Small-volume parenteral solutions (SVPs) — a solution volume of 100 mL (as defined by USP) or less that is intended for intermittent intravenous administration (usually defined as an infusion time not lasting longer than 6-8 hours).

IV push — Despite the often ambiguous nature of this term, it generally is considered administration of a final IV product that can be injected over 5 minutes or less. Best practice recommends that whenever possible the actual rate of IV push administration specific to a given drug be noted and that terms such as IV push (unspecified), IV bolus (unspecified), slow or fast/rapid IV push should be avoided.

Ready-to-administer — A dosage form/concentration that can be administered to the patient without further manipulation.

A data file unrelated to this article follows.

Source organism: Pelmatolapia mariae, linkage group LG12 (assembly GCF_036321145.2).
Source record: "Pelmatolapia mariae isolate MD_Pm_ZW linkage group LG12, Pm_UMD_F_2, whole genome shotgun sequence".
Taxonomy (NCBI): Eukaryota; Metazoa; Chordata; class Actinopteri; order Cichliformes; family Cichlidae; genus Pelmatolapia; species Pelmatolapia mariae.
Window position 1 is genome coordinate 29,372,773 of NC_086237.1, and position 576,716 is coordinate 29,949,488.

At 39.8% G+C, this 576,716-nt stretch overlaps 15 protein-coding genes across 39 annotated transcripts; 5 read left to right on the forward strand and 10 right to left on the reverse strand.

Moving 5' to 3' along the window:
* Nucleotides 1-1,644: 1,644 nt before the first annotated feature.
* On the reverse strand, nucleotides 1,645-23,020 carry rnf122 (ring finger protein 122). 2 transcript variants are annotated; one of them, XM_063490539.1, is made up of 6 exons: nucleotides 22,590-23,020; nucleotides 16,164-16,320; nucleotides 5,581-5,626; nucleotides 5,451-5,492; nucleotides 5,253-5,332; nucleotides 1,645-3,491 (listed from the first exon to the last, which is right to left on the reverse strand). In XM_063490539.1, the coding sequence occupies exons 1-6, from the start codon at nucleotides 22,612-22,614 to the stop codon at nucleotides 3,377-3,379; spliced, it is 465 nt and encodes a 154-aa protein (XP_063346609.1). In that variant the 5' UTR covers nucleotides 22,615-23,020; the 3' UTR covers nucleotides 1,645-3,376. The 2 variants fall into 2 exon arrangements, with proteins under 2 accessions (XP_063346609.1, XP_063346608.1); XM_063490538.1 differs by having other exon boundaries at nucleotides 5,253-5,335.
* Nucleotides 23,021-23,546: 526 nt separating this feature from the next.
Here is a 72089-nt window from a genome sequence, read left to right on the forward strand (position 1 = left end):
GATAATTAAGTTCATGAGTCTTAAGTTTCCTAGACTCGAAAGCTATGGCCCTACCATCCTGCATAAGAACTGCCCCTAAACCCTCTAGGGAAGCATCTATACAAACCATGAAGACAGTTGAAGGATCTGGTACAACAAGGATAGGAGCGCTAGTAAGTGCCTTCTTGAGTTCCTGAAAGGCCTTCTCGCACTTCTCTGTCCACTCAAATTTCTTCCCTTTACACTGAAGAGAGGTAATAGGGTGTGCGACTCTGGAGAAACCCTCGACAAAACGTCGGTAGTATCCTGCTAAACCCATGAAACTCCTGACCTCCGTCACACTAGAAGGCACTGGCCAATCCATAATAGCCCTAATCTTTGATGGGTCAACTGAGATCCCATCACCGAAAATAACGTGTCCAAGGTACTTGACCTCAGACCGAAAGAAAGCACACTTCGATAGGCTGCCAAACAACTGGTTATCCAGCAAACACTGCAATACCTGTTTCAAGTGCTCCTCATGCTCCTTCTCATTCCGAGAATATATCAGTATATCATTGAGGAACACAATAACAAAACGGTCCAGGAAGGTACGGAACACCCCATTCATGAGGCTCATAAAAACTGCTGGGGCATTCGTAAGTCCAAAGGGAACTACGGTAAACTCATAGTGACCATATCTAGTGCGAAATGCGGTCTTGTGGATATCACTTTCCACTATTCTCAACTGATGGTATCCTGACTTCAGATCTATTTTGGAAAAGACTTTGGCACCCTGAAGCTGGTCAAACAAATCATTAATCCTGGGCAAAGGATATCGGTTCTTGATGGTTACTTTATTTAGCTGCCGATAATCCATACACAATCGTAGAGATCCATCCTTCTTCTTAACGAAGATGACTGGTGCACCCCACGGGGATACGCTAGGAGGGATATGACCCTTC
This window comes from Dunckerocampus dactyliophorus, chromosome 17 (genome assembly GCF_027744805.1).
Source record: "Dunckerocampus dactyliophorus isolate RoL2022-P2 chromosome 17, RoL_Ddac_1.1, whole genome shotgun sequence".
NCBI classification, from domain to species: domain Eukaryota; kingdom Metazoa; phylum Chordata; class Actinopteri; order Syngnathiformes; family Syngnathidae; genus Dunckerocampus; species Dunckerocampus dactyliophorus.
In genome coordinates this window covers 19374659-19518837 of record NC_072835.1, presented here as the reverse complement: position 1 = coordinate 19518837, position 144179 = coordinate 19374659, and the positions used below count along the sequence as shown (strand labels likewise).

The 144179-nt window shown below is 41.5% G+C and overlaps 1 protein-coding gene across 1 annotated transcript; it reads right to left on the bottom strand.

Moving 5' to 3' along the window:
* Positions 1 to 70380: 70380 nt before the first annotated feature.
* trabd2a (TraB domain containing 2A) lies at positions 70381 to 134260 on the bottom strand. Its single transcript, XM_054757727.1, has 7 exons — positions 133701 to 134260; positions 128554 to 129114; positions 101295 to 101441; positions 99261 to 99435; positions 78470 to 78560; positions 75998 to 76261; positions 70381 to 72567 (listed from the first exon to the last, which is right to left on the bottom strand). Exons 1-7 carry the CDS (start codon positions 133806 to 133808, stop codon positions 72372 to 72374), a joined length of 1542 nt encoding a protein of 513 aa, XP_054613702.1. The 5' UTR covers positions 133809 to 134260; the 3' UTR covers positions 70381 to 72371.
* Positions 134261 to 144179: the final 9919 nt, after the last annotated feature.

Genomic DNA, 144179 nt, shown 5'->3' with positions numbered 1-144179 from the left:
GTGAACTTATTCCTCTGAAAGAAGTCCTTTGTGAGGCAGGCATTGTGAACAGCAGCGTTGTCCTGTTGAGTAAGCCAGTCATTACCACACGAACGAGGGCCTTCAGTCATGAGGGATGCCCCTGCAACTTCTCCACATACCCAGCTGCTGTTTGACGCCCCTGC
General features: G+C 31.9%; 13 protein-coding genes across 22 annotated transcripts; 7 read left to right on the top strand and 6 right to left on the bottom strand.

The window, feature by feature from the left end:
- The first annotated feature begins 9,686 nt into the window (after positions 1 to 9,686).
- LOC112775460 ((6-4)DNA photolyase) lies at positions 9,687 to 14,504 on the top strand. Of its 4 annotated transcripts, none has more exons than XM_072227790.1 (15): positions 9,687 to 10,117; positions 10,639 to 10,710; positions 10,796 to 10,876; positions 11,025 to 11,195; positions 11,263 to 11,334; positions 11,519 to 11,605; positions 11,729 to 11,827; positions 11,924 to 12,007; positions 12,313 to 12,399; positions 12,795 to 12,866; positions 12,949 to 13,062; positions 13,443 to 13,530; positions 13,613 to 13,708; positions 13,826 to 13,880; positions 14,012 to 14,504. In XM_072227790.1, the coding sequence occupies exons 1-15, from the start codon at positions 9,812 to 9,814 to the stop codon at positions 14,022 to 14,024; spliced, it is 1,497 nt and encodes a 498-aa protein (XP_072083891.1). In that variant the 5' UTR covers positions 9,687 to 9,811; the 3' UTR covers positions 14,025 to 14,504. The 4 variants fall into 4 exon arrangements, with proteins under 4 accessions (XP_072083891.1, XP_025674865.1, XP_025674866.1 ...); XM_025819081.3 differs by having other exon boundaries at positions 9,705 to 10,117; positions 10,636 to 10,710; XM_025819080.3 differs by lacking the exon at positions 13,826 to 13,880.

What Can Clinicians Do to Conserve?

  • Review the use of SVPs as supplies. Many areas use SVPs to start intravenous lines, administer blood, or flush lines. During this shortage, consider changing to the use of 500 mL or 1 L bags to start intravenous lines or flush with single-use flush syringes.
  • Switch administration of products to IV push whenever possible. Adhere to the CDC use guidelines for vials.1
    • System-wide communication will be needed to alert all clinicians who administer medications.
  • Switch therapy to a clinically appropriate oral product whenever possible.
    • Work with P&T committee to review current IV to oral (PO) policies. There may be a need to expand policy language to include additional drug categories.
    • Anti-infectives — Switch to oral when clinically appropriate, especially for anti-infectives that have good bioavailability properties.
    • Consider changing IV electrolyte supplements to oral when clinically appropriate (many electrolytes are also available via liquid formulations if solid-dosage forms are not suitable to patient needs).